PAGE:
It was in response to this accusation by the unbelieving Jews that Jesus went on to appeal to the words of Psalm 82 (where we read of God addressing an assembly of beings he referred to as “gods”). The word translated “gods” in this passage is the plural form of the noun theós. But who, exactly, are the beings who were being referred to as “gods” in this passage? Psalm 82 begins as follows: “Elohim is stationed in the congregation of El [or “in the divine council”]; among the elohim is He judging.” And in v. 6, we read that Yahweh (the one referred to as “Elohim” and “He” in v. 1) went on to declare the following to the members of the “congregation of El” (or “divine council”): “I Myself have said: You are elohim, and sons of the Supreme are all of you.”

That the “elohim” and “sons of the Supreme” being addressed by Yahweh in this passage are non-human, celestial beings (rather than Israelites, as is commonly supposed) is supported by what we read in Ps. 89:5-7. In these verses, those comprising the assembly referred to in Ps. 82 – the “sons of Elohim” – are implied to be in “the heavens” and “in the skies” (see also Job 1:6; 2:1; 38:7, where Satan is said to be among the “sons of Elohim” who are assembled before Yahweh). Moreover, the elohim who were being addressed by Yahweh in Psalm 82 were being accused of abusing the authority they’d been given over the nations (vv. 2-5). But this is not something of which either the people of Israel, collectively, or the leaders within Israel could’ve been guilty. For they had not been given such authority over the nations (and indeed won’t have such great authority until after Christ has returned to earth and restored the kingdom to Israel).

In accord with this understanding of Psalm 82, A.E. Knoch commented on Christ’s words in John 10:34-36 as follows:

The term "gods" is translated "judges" in Ex.21:6, 22:8-9, where it refers to men. But our Lord does not appeal to this, but to Psalm 82:6 where the context clearly excludes men. The mighty spiritual powers of the past who overrule the affairs of mankind are called sons by God Himself. Even Satan is called a son of God (Job1:6). He is called the god of this eon (2Co.4:4). Now if God said to these subjectors, "Gods are you," notwithstanding the fact that they failed to right the wrongs of earth, how much rather shall He have called Him God Who shall dispossess them?”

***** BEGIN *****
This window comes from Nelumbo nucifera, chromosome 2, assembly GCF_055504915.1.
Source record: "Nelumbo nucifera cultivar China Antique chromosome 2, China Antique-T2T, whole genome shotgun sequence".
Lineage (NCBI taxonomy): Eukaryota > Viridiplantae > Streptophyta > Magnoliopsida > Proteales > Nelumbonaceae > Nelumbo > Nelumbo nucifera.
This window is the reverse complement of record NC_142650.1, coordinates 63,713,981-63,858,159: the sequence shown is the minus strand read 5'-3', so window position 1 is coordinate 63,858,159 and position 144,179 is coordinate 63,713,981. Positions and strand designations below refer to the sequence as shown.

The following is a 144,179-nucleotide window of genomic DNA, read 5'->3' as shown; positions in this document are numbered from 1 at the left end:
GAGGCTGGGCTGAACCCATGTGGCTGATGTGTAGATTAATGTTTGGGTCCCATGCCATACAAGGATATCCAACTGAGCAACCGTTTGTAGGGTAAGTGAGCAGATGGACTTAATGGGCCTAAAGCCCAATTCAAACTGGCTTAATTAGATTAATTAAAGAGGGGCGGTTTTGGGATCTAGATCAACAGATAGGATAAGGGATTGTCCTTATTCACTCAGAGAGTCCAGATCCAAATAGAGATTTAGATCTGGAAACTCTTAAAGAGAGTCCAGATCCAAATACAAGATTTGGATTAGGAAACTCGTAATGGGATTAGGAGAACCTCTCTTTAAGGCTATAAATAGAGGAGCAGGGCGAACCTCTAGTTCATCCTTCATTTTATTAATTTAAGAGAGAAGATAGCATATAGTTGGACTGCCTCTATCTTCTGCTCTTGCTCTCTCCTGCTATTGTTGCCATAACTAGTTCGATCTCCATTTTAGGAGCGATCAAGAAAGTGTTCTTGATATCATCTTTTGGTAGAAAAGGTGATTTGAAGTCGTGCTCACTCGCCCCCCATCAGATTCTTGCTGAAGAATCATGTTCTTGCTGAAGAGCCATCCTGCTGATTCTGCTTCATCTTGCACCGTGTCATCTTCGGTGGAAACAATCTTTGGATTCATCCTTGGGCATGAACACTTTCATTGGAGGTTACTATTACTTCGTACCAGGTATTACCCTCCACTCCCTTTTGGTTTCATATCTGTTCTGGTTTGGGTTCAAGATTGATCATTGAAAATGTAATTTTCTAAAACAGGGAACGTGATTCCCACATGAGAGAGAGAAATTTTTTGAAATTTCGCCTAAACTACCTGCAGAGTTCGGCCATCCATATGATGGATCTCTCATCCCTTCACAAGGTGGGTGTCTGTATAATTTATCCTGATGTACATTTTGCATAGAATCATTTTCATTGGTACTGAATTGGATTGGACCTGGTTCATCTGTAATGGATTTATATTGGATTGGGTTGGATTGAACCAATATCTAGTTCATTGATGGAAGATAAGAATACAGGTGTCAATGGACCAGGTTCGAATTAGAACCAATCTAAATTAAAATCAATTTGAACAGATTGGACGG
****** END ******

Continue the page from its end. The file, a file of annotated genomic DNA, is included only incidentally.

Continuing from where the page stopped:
Psalm 82 is not the only passage in which the title el/elohim is used for certain created beings. Consider, for example, the following (as translated in the more literal Concordant Version of the Old Testament):

“Who is like You among the elim, O Yahweh?” (Ex. 15:11)

“For what el is in the heavens, or on the earth who could do according to Your deeds and according to Your mastery?” (Deut. 3:24)

“For Yahweh your Elohim, He is the Elohim of elohim and the Lord of lords, the El, the great, the masterful and the fear inspiring One…” (Deut. 10:17; concerning the expression “Elohim of elohim” or “God of gods,” see also Daniel 2:47 and 11:36)

“O Yahweh Elohim of Israel, there is no elohim like You in the heavens above and on the earth beneath…” (1 Kings 8:23)

“There are none like You among the elohim, O Yahweh, and there are no deeds like Yours.” (Ps. 86:8)

“For Yahweh is the great El, and the great King over all the elohim…Let us kneel before Yahweh, our Maker. For He is our Elohim.” (Ps. 95:3, 6-7)

“For great is Yahweh, and praised exceedingly; fear inspiring is He over all elohim (Ps. 96:4)[1]

“For You, O Yahweh, are Supreme over all the earth; You are exceedingly ascendant over all elohim (Ps. 97:9)

“For I myself know that Yahweh is great, and our Lord is greater than all elohim (Ps. 135:5)

“Give acclamation to the Elohim of elohim, for His benignity is eonian.” (Ps. 136:2)

“I shall give it into the hand of the subjector (Heb: ‘el) of nations to do what he shall do with it.” (Eze. 31:11)

“The masterful subjectors (Heb: ‘ele) shall speak to him from the midst of the unseen.” (Eze. 32:21)

The God of Gods

But how are we to understand the meaning of the title el/elohim when it’s applied to beings other than Yahweh? Answer: in the above verses, the title el/elohim was simply being used in a non-absolute sense to refer to certain created beings who have an exceptional degree of power and influence over others. Although the term el/elohim retains its meaning of “subjector” when used as a title for these beings, it doesn't have the same absolute, unqualified sense that it has when used as a title for Yahweh (who is “the Elohim of elohim,” and “greater than all elohim”). That is, when applied to certain created beings, the title el/elohim expresses the idea that those to whom it’s applied are “subjectors” in a relative or comparative sense.